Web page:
"Nowhere to go but up" survives because the Fed refuses to be honest about its assessment of the output gap

Source: Cobden Centre
by Jeffrey P Snider

"The Federal Reserve under Ben Bernanke committed several unforgivable mistakes during his tumultuous tenure, but cumulatively they could be easily summarized as “they really don’t know what they are doing.” Time and again whoever followed monetary policy and the conventions built upon it were led either off a cliff or somewhere just less dramatic. Federal Reserve actions are at best a reaction to what already occurs, and most often just plain irrelevant. Yet for all the mountains of evidence establishing just that sort of relationship, it remains 1999 for so many, especially those in the media." (04/05/17)


Richmond Fed president Lacker resigns, admitting role in leak to analyst

Source: Los Angeles Times

"The president of the Federal Reserve’s Richmond, Va., regional bank resigned Tuesday after acknowledging he had improperly discussed confidential monetary policy deliberations with a financial analyst and then initially failed to disclose his conversation during an internal leak review. … Lacker announced in January that he would retire on Oct. 1. But he said Tuesday he would step down immediately. The bank, one of 12 regional Fed institutions, said that its board of directors 'took appropriate actions' once it 'learned of the outcomes of the government investigations.'" (04/04/17)


Yellen's balance sheet baloney

Source: Cobden Centre
by George Selgin

"Before the crisis and LSAPs, the Fed didn't use rate changes instead of balance sheet changes for monetary control. It relied on balance sheet changes, a.k.a. open-market operations, to achieve whatever fed funds rate target it set. In other words, it had decades, dating back to the 1930s, of experience using balance sheet asset purchases (or sales) as, not only 'a' policy tool, but as its principal policy tool! Rate change announcements, on the other hand, though they did indeed serve to 'communicate the [Fed's planned] stance' to the public, were incapable by themselves of implementing that stance." (04/03/17)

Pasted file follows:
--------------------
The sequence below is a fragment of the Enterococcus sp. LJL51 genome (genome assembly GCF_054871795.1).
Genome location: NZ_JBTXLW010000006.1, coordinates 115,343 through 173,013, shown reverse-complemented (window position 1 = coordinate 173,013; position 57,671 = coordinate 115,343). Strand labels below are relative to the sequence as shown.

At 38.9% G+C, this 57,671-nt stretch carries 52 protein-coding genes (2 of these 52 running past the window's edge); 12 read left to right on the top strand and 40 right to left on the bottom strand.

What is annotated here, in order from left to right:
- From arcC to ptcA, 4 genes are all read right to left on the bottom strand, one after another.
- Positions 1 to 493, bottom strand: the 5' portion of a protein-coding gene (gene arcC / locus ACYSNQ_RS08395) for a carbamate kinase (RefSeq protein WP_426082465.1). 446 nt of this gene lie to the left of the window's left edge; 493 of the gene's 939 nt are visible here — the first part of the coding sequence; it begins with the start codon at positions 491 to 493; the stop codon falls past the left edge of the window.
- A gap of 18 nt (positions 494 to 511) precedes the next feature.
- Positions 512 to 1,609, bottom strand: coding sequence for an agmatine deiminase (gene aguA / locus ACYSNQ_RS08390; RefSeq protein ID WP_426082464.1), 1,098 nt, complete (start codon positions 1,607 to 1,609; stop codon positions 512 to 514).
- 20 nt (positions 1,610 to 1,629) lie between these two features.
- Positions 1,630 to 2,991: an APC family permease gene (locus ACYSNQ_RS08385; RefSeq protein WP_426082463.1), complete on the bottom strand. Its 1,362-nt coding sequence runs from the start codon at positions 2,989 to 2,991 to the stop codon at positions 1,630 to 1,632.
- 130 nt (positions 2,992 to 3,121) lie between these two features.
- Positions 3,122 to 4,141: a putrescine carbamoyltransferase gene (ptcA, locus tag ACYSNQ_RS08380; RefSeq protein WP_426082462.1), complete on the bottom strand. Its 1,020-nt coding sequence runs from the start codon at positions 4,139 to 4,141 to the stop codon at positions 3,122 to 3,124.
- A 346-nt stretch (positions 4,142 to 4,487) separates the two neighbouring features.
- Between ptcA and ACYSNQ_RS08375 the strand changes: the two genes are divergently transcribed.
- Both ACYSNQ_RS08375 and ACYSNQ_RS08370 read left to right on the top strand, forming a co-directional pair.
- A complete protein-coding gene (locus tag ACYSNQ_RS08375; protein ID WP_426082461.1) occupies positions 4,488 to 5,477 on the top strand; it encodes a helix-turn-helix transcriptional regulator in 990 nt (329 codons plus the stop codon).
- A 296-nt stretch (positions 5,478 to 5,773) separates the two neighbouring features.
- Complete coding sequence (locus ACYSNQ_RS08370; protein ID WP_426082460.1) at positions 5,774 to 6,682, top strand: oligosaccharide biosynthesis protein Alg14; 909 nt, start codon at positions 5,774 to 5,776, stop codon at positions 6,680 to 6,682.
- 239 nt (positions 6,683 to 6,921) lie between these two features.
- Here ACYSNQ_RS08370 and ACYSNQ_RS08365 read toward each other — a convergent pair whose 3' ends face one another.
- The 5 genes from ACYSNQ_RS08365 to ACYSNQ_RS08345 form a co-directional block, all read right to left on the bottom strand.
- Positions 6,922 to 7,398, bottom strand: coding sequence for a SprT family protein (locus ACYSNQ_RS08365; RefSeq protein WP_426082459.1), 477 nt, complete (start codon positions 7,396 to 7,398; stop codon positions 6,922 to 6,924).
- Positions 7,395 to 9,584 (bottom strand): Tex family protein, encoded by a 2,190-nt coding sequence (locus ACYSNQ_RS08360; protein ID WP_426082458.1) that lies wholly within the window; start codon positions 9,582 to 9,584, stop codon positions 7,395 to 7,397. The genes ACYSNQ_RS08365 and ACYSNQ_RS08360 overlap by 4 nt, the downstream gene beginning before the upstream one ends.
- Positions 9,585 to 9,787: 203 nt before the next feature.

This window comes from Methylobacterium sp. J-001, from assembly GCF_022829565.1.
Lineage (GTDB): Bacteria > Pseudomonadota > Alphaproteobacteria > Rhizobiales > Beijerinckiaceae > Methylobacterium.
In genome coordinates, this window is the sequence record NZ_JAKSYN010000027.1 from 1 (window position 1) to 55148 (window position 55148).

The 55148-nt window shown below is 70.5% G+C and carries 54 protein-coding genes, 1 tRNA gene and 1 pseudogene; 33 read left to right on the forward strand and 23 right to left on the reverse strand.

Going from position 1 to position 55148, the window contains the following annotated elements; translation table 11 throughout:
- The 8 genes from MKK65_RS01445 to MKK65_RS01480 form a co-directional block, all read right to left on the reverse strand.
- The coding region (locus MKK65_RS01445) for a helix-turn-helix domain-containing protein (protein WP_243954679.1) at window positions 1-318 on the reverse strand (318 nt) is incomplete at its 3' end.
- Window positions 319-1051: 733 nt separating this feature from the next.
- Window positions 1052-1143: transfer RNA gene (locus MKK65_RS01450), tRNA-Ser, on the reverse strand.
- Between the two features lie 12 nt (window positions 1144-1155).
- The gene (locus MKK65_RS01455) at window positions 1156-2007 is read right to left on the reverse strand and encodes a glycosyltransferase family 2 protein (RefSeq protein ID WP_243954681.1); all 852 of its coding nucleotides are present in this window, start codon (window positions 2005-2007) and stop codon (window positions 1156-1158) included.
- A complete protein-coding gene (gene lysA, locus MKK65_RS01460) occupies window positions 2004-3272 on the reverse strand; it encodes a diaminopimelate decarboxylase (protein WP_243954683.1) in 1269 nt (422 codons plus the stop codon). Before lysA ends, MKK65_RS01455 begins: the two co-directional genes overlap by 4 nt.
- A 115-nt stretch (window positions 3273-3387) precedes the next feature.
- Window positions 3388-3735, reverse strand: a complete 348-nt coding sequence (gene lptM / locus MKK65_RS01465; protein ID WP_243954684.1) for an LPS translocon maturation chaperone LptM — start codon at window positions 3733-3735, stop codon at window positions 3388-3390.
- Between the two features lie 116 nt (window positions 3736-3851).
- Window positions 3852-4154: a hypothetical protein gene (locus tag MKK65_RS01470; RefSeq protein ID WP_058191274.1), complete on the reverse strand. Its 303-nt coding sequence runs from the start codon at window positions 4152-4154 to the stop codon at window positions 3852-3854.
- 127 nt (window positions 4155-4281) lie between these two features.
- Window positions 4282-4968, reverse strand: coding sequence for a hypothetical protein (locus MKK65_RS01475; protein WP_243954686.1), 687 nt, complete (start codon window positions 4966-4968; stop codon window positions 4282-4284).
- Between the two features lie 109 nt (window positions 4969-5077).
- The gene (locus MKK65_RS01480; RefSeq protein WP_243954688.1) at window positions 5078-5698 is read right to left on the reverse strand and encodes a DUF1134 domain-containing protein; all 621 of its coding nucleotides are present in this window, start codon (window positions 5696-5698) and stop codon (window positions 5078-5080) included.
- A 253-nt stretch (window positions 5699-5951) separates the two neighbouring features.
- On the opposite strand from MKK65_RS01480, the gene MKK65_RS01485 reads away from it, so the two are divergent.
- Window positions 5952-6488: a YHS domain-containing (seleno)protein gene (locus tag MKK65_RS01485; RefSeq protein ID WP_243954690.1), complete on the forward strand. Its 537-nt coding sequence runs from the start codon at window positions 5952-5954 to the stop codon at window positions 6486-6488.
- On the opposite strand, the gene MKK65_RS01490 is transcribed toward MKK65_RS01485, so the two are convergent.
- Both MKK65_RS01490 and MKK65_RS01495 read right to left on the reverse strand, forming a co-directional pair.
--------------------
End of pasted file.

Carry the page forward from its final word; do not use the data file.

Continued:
The problem with the "Loonies," part 1

Source: Mises Canada
by Caleb McMillan

"Canadian 'Greenbackers' are those people who believe the government should force interest-free loans through the nation's central bank, the Bank of Canada. Presumably, this would entail something similar to what happened in the Great Depression, where governments essentially forced private banks to end the 'credit famine.' 'Greenbackers' is an American term so I prefer the term, 'Loonies' since that’s the name of the Canadian dollar and because these ideas are sheer lunacy." (03/31/17)


Further unanchoring is not strictly about inflation

Source: Cobden Centre
by Jeffrey P Snider

"The defining mantra for monetary policy is that it is better to have 2% inflation than risk 1933. But how does one get 2% inflation? In truth, by Greenspan's own words, and not just those of this one speech, they didn't really know. FOMC deliberations no longer tied to money meant considerations about a great deal of economic as well as financial indications and prices. It was a 'best judgment' regime, where policymakers determined well in advance when pressures, either toward inflation or its opposite, were detected. " (03/22/17)